Aronia (Aronia melanocarpa) is a berry-producing shrub that is native to eastern North America. The fruits are known as black chokeberry or Aronia berries which are small, purple-black coloured fruit and are very tart and dry to taste. They are rich in vitamins, minerals, and polyphenols which are antioxidant and anti-inflammatory compounds. These berries have one of the highest antioxidant capacities of any fruit, which makes the pea-sized berries a “superfood”.
The Native American people traditionally used Aronia berries as food, to make tea, and to treat colds. European settlers soon adopted the use of chokeberries, turning them into jam, juice, wine and syrup. In the early 1900s, the Aronia Berry plants were introduced to Russia and Eastern Europe, where the Aronia bushes gained popularity and became cultivated for the food industry. They were also continued to be used as traditional remedies.
Today, Aroniaberries are eaten for their health benefits almost all over the world. They contain many compounds that help protect cells from damage caused by free radicals. Oxidative stress can lead to many chronic diseases, such as inflammation, cancer, cardiovascular and neurodegenerative diseases. Therefore, including Aronia may help reduce the risk for these diseases.
Aronia berries are rarely eaten fresh because they are bitter to taste, rather they are dried, juiced, or included in other dishes. Other ways the fruit is used is food production, as herbal supplements, or as a natural dye. And since Aronia berry bushes are easy to grow, they are often grown as decorative plants.
Aronia melancarpa (Michx.) Elliot belongs to the rose family (Rosaceae). The shrub is also known as black chokeberry or black-seeded chokeberry. It is most widely classified as a part of the Aronia genus, but sometimes as a part of the Photinia genus, which also belongs to the rose family and is related to the apple.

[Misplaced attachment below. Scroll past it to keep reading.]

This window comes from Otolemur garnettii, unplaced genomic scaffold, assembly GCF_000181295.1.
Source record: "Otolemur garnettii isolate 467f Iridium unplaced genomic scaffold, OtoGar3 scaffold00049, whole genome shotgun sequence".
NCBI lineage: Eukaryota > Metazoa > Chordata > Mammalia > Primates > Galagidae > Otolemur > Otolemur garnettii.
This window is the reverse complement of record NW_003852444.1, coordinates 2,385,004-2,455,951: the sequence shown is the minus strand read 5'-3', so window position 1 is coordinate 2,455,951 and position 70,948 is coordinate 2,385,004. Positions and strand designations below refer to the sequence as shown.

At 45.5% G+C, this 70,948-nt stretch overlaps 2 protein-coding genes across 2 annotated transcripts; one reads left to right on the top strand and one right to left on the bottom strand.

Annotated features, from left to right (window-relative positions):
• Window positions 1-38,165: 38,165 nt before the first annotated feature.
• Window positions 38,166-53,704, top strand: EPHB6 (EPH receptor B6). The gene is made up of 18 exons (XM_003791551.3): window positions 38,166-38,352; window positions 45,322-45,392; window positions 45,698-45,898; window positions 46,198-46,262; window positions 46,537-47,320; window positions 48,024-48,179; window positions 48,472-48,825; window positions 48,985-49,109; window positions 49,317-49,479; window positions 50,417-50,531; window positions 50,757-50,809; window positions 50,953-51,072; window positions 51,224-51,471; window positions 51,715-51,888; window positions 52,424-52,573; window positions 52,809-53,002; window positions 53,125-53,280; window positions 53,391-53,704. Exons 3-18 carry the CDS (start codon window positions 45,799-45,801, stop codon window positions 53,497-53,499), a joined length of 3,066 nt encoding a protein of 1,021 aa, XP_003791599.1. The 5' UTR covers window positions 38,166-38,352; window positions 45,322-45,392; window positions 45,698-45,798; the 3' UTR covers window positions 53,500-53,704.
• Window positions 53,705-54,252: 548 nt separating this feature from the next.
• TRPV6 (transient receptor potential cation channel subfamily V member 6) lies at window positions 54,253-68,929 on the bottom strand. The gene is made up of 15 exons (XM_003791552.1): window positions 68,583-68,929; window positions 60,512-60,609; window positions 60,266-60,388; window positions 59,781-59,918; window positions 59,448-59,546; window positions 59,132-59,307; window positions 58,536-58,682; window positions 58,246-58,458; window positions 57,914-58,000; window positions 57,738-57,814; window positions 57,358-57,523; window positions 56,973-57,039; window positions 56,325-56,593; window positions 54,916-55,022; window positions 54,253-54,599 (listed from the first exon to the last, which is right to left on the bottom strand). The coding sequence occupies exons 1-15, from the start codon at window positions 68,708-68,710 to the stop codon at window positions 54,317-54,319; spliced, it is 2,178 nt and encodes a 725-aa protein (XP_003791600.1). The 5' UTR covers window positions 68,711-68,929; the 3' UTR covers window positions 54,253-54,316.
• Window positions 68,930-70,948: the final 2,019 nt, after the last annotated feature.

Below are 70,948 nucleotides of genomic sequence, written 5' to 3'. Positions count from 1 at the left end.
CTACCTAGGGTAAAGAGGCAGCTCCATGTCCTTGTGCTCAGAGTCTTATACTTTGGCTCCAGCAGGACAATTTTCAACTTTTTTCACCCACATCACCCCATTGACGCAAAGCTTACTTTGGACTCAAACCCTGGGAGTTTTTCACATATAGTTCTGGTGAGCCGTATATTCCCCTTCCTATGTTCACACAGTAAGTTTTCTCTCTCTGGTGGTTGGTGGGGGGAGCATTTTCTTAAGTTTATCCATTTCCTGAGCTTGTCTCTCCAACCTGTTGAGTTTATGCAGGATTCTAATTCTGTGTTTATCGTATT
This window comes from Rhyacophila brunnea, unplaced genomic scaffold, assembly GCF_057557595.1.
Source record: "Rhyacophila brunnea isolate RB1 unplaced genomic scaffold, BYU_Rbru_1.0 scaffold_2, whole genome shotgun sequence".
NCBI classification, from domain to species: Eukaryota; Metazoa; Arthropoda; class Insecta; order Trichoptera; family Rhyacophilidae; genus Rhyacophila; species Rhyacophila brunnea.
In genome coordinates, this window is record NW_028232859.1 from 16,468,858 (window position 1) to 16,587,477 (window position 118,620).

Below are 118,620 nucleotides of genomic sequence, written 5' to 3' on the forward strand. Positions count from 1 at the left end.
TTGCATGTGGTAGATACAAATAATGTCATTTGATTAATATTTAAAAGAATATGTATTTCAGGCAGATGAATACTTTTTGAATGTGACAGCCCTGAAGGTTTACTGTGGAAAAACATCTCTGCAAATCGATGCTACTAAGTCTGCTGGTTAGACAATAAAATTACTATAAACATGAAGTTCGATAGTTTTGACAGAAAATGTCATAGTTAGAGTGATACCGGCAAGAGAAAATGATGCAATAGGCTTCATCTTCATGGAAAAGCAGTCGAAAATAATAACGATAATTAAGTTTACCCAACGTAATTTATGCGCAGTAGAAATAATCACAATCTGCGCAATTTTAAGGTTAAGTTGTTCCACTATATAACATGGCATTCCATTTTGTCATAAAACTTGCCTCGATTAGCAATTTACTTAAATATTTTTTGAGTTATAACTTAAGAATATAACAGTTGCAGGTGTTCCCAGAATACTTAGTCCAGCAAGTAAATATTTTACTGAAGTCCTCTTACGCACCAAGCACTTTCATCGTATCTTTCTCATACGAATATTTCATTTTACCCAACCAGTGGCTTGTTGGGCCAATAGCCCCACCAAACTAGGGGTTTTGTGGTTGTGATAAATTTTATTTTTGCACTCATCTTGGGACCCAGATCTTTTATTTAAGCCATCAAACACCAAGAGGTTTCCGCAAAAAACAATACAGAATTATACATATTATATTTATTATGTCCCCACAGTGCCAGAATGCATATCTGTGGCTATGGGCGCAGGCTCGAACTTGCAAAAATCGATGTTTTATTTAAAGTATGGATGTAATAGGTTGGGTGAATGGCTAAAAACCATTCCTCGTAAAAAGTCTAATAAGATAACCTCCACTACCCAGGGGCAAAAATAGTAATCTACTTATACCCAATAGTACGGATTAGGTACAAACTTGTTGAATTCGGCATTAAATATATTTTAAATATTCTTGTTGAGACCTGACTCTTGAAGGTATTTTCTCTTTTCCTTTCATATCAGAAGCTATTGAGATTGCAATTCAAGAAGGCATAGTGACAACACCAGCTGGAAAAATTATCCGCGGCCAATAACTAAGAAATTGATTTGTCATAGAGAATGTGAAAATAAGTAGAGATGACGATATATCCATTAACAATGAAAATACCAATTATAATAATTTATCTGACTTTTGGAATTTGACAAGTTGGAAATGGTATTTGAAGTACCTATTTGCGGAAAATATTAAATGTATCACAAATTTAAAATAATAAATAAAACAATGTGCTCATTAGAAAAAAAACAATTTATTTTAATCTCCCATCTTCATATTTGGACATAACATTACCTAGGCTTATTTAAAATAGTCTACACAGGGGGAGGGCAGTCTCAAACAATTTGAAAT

The two main species of the Aronia genus are Aronia melanocarpa (black chokeberry) and Aronia arbutifolia (red chokeberry). Both species are native to North America but can be told apart by the colour of their fruits. Black chokeberry fruits mature to a purplish-black colour, while red chokeberry fruits mature to red. Aronia prunifolia or purple chokeberry is a natural hybrid of red and black chokeberry, whereas Aronia mitschurinii or Sorbaronia mitschurinii was cultivated.
All four species have a high antioxidant value, but black chokeberry has the highest. Due to the high antioxidant value, A. melancarpa cultivars like the Viking Aronia Berry are used for fruit production. The composition and health value of chokeberry fruits depend on many factors, like variety, maturity, environment, and climate.
Chokeberries are sometimes mistakenly called chokecherries. Chokecherry or Prunus virginiana is a different shrub usually grown as a windbreak for farms and fields. Although the fruits contain health-promoting compounds, the raw seeds and leaves can be toxic, whereas Aronia berry seeds can be eaten.
What does the plant look like?
Black chokeberry is a deciduous shrub that grows to about 1 to 3 meters in height. It forms large, dense colonies over time, and its oval leaves are dark green and glossy. The pretty creamy-white flowers grow in clusters and bloom in mid-May. The flowers ripen to pea-sized, purplish black berries that mature in late August and September. Aronia berries contain tannins which cause bitter and astringent flavours that may be too intense for some people.
Where the name comes from?